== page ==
(BTW -- note how I never mentioned your misuse of the word "writer.") :twisted:

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He [Capote] may write a good story but he is NOT a good writer. I will fight you to the death on this one.

Silly me! I guess my mistake is assuming that if one can write a good story, then you're a good writer.

No, I've seen some fantastic story ideas that were written terribly poorly -- enough that I can't stand them. In fact "Fool's Tavern" comes to mind (available at Amazon but I'd not recommend it.)

Truss points out in the introduction of the American edition the many problems between British English grammar (and punctuation) vs. Americanized English, so I'm well aware of that. Being fluent is one thing, but I find a lot of those British-isms annoying and clumsy. [Yet there are books I prefer to read in their original British editions, like the Ian Fleming James Bond novels and Jo Rowling's Harry Potter.)
Yes, I agree on both counts. Pudding to the lot, I say :)
Still, seeing dialog punctuation placed outside of the quotes makes me absolutely nuts. Speaking as a guy who has read the Associated Press Stylebook and The Chicago Manual of Style

I agree. I don't use that convention. It looks 'icky' :)

-- wbms

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He [Capote] may write a good story but he is NOT a good writer. I will fight you to the death on this one.

Silly me! I guess my mistake is assuming that if one can write a good story, then you're a good writer.

Capote does not suck. If he's not to your taste, fine, but his use of parenthesis (among other things) surely isn't up for debate in this forum. Saul Bellow uses paranthesis rather regularly and extremely well, as do other authors. Does Saul Bellow suck, literarily speaking? [if the answer is yes, consider me tuned out...]

I'm just not sure absolutes have a place in a discussion of what works and what is acceptable in fiction writing. There are just too many styles and too many ways to use the English language beautifully to insist on, expect or even wish for grammar class sentences in works of the heart. You, we, listen to the voice in our head and the meter, the rhythm, may call for something outside standard punctuation or use...and that's a GOOD thing. Anyone writing has likely spent most of their life reading and that reading, that familiarity and facility with way words sound inside a head, is what has prepped them to write much more so than any grammar class. From somewhere we get that voice for each story or character and it might take a bagful of commas to make it work, or it might take a mess o' parenthesis.

Tragic Rabbit

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Bravo, Rabbit! I believe that punctuation and grammar should serve the cause of art, not vice-versa. Once one knows the rules and can use them with some facility, then feel free to break them in the service of art...always remembering that art must tread the line between originality and comprehensibility.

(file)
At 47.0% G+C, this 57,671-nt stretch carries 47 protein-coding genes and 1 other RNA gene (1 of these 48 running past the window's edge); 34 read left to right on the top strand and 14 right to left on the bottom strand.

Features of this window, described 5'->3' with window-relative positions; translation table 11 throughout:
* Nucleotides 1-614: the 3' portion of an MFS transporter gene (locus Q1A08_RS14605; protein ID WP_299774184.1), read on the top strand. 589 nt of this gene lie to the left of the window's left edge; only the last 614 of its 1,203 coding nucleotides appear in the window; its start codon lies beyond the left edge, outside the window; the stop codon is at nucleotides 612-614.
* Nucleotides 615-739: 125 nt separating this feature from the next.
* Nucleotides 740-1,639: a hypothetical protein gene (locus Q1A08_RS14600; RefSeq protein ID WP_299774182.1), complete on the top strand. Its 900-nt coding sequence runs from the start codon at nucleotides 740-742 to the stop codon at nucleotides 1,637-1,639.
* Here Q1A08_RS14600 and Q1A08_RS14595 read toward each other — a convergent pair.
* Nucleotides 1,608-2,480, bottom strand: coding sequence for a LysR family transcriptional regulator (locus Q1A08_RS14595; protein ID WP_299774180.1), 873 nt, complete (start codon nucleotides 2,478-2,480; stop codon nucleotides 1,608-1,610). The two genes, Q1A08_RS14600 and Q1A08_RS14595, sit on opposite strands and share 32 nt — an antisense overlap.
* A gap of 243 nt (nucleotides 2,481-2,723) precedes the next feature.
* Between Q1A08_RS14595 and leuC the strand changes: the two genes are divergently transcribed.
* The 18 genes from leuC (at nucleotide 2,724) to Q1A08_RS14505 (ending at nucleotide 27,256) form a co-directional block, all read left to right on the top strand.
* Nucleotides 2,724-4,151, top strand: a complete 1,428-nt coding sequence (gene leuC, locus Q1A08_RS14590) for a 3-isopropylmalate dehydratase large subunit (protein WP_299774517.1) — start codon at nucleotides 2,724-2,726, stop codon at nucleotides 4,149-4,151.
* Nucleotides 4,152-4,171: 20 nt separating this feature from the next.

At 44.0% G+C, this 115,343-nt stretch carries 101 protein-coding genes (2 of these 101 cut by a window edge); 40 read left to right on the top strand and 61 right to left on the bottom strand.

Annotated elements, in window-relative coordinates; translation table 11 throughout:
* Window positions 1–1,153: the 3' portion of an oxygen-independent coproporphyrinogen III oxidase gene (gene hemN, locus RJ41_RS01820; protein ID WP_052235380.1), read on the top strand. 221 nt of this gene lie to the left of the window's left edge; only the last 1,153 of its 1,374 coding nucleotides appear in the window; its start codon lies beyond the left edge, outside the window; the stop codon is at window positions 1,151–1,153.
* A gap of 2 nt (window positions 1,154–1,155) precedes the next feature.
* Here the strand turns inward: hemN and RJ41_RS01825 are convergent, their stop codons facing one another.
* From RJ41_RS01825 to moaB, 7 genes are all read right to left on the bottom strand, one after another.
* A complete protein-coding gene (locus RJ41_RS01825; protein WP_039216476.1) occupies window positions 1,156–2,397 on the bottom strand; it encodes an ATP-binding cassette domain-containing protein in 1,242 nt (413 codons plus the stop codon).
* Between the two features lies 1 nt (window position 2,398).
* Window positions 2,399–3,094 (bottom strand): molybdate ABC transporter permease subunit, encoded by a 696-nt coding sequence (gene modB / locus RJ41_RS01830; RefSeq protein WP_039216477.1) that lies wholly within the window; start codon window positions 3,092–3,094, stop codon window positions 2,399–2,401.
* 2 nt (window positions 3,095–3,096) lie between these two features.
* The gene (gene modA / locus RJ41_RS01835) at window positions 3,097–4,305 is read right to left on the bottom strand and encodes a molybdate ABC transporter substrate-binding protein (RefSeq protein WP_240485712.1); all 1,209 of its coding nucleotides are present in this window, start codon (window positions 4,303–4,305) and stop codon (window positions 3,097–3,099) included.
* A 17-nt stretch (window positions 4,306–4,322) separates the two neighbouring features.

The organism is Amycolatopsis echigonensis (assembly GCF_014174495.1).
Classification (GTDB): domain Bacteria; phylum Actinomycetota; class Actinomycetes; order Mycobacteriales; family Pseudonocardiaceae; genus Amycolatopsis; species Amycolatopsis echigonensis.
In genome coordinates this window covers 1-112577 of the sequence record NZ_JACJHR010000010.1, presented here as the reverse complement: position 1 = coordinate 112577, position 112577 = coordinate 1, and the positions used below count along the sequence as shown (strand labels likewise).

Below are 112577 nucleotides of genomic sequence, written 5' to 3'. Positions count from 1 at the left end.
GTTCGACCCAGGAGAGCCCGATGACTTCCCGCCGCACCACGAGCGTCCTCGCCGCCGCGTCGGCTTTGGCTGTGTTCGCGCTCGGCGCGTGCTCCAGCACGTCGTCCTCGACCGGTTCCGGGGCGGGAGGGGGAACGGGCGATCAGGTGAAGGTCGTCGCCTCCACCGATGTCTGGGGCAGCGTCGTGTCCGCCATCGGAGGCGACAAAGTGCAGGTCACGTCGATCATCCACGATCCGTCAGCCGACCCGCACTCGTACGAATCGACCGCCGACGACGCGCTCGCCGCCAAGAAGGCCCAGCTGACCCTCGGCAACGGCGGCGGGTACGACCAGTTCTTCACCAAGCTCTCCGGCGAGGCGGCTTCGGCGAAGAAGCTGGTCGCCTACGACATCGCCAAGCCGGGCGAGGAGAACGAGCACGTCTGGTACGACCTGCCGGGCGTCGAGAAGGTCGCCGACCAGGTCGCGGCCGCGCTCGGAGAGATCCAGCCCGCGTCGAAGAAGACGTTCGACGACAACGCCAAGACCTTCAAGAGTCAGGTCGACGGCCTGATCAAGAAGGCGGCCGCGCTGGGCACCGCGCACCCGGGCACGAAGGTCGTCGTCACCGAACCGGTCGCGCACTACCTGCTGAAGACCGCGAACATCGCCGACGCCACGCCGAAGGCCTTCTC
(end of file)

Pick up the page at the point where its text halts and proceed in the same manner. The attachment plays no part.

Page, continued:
cheers!

aj

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It seems the thread has digressed into stylistic issues to some degree. Admittedly, it's hard to separate the mechanical rules from the stylistic rules.

I tend to agree with TR on this. It's the basic saying, "It's important to know the rules so you know when and how to break them." If the writing is clear, the reader will understand the meaning intended by the author. If a piece is grammatically correct but fails to move the reader, it doesn't work. If a piece is so ungrammatical or so stylistically hard to follow, it also doesn't work. But there is a lot of room in between. Come on, we all know there are times when clever bending or breaking of the "proper" rules makes for more interesting and understandable and vibrant writing.

Those who know me as an editor know I tend to be conservative about grammar rules, but I try to be flexible in their application. When I post, I consider it like letter writing or note writing, so I don't get so uptight about the rules then.

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"I used to drive my ..."

This "used to" usage DRIVES ME NUTS.

Another serious irritant is the TO/AND, as in, "He wanted to cut more wood, so he grabbed the axe and went and cut down the tree in the back yard." instead of "He wanted to cut more wood, so he grabbed the axe and went to cut down the tree in the back yard."

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With inventions of words such as "thur", "scurd" and "afurd",

are you ever afraid all this grammar might just . . . disappear?

Let me tell you, based on the posts on blogs, comments on blogs, stories posted on Nifty, and crap I read on the 'net it already has.

I think that in most places I could type anything and nobody would be upset or even notice.